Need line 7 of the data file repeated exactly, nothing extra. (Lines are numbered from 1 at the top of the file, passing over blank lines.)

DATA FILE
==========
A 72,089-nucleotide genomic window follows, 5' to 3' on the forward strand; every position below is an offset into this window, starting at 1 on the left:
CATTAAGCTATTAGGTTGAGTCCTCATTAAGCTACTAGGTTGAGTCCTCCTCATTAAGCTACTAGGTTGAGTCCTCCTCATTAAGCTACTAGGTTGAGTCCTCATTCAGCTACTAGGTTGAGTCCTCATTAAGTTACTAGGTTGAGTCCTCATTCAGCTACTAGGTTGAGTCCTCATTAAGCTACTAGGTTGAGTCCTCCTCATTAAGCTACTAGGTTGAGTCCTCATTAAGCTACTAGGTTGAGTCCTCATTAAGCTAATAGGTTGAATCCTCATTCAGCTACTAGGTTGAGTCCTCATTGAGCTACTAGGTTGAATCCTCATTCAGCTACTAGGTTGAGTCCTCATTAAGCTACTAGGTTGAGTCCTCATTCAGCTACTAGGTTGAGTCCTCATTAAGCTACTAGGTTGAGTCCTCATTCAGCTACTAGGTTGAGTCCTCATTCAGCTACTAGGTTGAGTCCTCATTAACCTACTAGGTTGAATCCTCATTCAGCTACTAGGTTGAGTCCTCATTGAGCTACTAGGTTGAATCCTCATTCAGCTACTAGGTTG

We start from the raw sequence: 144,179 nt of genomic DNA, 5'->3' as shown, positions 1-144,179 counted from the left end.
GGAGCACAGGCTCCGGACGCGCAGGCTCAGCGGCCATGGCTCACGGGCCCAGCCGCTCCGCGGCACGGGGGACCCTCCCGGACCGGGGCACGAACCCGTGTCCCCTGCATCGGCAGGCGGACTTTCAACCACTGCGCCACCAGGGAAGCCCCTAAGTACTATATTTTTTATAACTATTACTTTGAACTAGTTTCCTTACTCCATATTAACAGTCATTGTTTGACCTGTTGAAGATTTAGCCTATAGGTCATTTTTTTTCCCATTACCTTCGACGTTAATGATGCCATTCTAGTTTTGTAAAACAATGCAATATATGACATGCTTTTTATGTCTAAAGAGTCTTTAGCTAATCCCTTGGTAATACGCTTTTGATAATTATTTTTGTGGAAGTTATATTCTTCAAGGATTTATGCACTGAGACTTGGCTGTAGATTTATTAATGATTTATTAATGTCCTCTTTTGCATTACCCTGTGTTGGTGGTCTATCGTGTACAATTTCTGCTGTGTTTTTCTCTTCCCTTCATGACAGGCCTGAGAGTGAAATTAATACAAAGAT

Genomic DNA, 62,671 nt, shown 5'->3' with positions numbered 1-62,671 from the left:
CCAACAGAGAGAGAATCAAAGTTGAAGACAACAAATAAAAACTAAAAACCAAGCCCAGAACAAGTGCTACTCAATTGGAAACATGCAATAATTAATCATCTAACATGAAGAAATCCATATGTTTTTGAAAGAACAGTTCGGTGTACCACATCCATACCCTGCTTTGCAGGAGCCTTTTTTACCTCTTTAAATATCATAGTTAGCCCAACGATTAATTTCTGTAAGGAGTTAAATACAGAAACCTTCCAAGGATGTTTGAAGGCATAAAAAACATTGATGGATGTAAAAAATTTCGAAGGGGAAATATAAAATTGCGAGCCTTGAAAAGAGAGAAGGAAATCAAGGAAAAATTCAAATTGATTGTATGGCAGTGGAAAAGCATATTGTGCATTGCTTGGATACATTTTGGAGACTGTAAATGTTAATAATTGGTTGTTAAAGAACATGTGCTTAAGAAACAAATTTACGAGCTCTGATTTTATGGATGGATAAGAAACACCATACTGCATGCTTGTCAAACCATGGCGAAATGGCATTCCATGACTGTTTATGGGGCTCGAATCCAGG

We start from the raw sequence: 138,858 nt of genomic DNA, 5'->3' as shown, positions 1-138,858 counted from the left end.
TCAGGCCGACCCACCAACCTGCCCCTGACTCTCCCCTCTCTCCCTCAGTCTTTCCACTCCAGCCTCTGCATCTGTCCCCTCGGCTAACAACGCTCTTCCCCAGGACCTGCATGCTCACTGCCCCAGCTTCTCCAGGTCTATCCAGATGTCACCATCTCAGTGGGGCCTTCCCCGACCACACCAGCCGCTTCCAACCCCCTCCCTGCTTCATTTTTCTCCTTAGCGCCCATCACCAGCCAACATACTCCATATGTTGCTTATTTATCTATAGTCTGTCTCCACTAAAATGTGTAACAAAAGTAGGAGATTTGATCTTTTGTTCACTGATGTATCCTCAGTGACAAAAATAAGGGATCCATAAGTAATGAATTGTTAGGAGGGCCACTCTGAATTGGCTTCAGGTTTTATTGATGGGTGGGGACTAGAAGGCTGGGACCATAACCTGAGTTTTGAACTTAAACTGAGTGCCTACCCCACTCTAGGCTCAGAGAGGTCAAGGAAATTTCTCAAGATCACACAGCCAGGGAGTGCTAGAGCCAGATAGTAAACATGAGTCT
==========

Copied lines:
We start from the raw sequence: 138,858 nt of genomic DNA, 5'->3' as shown, positions 1-138,858 counted from the left end.